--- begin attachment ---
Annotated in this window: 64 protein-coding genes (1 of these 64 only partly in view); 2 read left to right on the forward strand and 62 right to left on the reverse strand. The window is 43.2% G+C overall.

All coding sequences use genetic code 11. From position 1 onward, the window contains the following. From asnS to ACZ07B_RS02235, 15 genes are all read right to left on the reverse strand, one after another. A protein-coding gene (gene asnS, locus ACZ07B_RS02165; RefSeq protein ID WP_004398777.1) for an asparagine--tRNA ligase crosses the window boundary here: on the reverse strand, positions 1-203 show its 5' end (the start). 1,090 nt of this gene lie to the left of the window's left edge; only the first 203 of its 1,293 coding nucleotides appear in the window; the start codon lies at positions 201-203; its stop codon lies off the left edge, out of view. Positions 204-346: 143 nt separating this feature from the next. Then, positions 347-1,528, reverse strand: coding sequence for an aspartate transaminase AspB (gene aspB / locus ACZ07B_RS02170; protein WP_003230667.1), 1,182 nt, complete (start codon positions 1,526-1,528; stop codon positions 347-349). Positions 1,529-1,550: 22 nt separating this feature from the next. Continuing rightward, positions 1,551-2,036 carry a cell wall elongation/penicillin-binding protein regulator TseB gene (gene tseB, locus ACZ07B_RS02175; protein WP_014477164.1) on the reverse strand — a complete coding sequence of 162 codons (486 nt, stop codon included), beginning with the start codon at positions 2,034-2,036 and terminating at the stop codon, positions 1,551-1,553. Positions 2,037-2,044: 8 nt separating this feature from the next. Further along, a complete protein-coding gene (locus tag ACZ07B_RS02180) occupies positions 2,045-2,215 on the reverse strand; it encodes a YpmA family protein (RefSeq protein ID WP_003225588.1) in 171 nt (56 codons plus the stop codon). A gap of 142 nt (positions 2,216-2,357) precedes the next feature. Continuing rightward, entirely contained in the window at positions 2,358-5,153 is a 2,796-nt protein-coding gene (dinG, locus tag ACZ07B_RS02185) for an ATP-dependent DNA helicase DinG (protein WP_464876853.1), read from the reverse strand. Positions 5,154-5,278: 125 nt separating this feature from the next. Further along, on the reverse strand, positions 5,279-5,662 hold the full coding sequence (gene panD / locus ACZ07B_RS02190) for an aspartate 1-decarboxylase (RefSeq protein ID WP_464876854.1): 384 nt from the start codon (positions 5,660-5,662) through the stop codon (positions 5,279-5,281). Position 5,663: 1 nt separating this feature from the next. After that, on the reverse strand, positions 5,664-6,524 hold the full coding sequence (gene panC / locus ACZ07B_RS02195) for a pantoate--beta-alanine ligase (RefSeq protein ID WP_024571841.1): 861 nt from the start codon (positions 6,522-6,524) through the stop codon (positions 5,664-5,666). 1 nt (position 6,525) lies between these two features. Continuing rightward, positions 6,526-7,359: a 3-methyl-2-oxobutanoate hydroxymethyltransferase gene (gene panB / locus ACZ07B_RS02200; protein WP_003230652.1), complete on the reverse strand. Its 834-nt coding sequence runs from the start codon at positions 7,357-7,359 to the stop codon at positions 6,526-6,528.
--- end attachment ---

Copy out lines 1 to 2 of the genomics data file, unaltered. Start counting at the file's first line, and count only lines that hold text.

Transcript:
Annotated in this window: 64 protein-coding genes (1 of these 64 only partly in view); 2 read left to right on the forward strand and 62 right to left on the reverse strand. The window is 43.2% G+C overall.

All coding sequences use genetic code 11. From position 1 onward, the window contains the following. From asnS to ACZ07B_RS02235, 15 genes are all read right to left on the reverse strand, one after another. A protein-coding gene (gene asnS, locus ACZ07B_RS02165; RefSeq protein ID WP_004398777.1) for an asparagine--tRNA ligase crosses the window boundary here: on the reverse strand, positions 1-203 show its 5' end (the start). 1,090 nt of this gene lie to the left of the window's left edge; only the first 203 of its 1,293 coding nucleotides appear in the window; the start codon lies at positions 201-203; its stop codon lies off the left edge, out of view. Positions 204-346: 143 nt separating this feature from the next. Then, positions 347-1,528, reverse strand: coding sequence for an aspartate transaminase AspB (gene aspB / locus ACZ07B_RS02170; protein WP_003230667.1), 1,182 nt, complete (start codon positions 1,526-1,528; stop codon positions 347-349). Positions 1,529-1,550: 22 nt separating this feature from the next. Continuing rightward, positions 1,551-2,036 carry a cell wall elongation/penicillin-binding protein regulator TseB gene (gene tseB, locus ACZ07B_RS02175; protein WP_014477164.1) on the reverse strand — a complete coding sequence of 162 codons (486 nt, stop codon included), beginning with the start codon at positions 2,034-2,036 and terminating at the stop codon, positions 1,551-1,553. Positions 2,037-2,044: 8 nt separating this feature from the next. Further along, a complete protein-coding gene (locus tag ACZ07B_RS02180) occupies positions 2,045-2,215 on the reverse strand; it encodes a YpmA family protein (RefSeq protein ID WP_003225588.1) in 171 nt (56 codons plus the stop codon). A gap of 142 nt (positions 2,216-2,357) precedes the next feature. Continuing rightward, entirely contained in the window at positions 2,358-5,153 is a 2,796-nt protein-coding gene (dinG, locus tag ACZ07B_RS02185) for an ATP-dependent DNA helicase DinG (protein WP_464876853.1), read from the reverse strand. Positions 5,154-5,278: 125 nt separating this feature from the next. Further along, on the reverse strand, positions 5,279-5,662 hold the full coding sequence (gene panD / locus ACZ07B_RS02190) for an aspartate 1-decarboxylase (RefSeq protein ID WP_464876854.1): 384 nt from the start codon (positions 5,660-5,662) through the stop codon (positions 5,279-5,281). Position 5,663: 1 nt separating this feature from the next. After that, on the reverse strand, positions 5,664-6,524 hold the full coding sequence (gene panC / locus ACZ07B_RS02195) for a pantoate--beta-alanine ligase (RefSeq protein ID WP_024571841.1): 861 nt from the start codon (positions 6,522-6,524) through the stop codon (positions 5,664-5,666). 1 nt (position 6,525) lies between these two features. Continuing rightward, positions 6,526-7,359: a 3-methyl-2-oxobutanoate hydroxymethyltransferase gene (gene panB / locus ACZ07B_RS02200; protein WP_003230652.1), complete on the reverse strand. Its 834-nt coding sequence runs from the start codon at positions 7,357-7,359 to the stop codon at positions 6,526-6,528.